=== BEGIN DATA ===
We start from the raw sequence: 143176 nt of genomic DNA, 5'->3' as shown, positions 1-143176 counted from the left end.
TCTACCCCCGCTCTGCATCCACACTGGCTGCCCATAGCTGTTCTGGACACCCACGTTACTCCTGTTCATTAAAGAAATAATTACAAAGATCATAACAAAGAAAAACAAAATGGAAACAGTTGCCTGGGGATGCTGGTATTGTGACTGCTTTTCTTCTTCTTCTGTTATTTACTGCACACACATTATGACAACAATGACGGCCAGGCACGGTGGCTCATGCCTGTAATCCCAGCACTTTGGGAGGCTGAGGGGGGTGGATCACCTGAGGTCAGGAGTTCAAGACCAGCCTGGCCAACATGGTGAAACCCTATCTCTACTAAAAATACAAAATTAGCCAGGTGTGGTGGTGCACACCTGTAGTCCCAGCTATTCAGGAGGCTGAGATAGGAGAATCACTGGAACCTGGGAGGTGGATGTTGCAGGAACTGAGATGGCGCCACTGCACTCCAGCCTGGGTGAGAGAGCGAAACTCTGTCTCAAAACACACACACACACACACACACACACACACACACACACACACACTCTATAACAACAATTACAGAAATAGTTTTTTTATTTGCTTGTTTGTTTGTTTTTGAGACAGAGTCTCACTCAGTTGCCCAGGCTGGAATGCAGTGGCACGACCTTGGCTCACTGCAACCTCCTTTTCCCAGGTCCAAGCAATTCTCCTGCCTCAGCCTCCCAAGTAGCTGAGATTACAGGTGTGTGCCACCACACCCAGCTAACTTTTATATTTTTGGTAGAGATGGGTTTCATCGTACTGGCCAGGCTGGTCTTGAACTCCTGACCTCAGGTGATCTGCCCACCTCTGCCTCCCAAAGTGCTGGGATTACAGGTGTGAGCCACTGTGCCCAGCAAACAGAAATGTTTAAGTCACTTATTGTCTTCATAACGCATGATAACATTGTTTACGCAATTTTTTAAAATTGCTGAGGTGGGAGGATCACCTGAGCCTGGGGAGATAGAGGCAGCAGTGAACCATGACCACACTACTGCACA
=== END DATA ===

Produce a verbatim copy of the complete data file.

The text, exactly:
We start from the raw sequence: 143176 nt of genomic DNA, 5'->3' as shown, positions 1-143176 counted from the left end.
TCTACCCCCGCTCTGCATCCACACTGGCTGCCCATAGCTGTTCTGGACACCCACGTTACTCCTGTTCATTAAAGAAATAATTACAAAGATCATAACAAAGAAAAACAAAATGGAAACAGTTGCCTGGGGATGCTGGTATTGTGACTGCTTTTCTTCTTCTTCTGTTATTTACTGCACACACATTATGACAACAATGACGGCCAGGCACGGTGGCTCATGCCTGTAATCCCAGCACTTTGGGAGGCTGAGGGGGGTGGATCACCTGAGGTCAGGAGTTCAAGACCAGCCTGGCCAACATGGTGAAACCCTATCTCTACTAAAAATACAAAATTAGCCAGGTGTGGTGGTGCACACCTGTAGTCCCAGCTATTCAGGAGGCTGAGATAGGAGAATCACTGGAACCTGGGAGGTGGATGTTGCAGGAACTGAGATGGCGCCACTGCACTCCAGCCTGGGTGAGAGAGCGAAACTCTGTCTCAAAACACACACACACACACACACACACACACACACACACACACACACTCTATAACAACAATTACAGAAATAGTTTTTTTATTTGCTTGTTTGTTTGTTTTTGAGACAGAGTCTCACTCAGTTGCCCAGGCTGGAATGCAGTGGCACGACCTTGGCTCACTGCAACCTCCTTTTCCCAGGTCCAAGCAATTCTCCTGCCTCAGCCTCCCAAGTAGCTGAGATTACAGGTGTGTGCCACCACACCCAGCTAACTTTTATATTTTTGGTAGAGATGGGTTTCATCGTACTGGCCAGGCTGGTCTTGAACTCCTGACCTCAGGTGATCTGCCCACCTCTGCCTCCCAAAGTGCTGGGATTACAGGTGTGAGCCACTGTGCCCAGCAAACAGAAATGTTTAAGTCACTTATTGTCTTCATAACGCATGATAACATTGTTTACGCAATTTTTTAAAATTGCTGAGGTGGGAGGATCACCTGAGCCTGGGGAGATAGAGGCAGCAGTGAACCATGACCACACTACTGCACA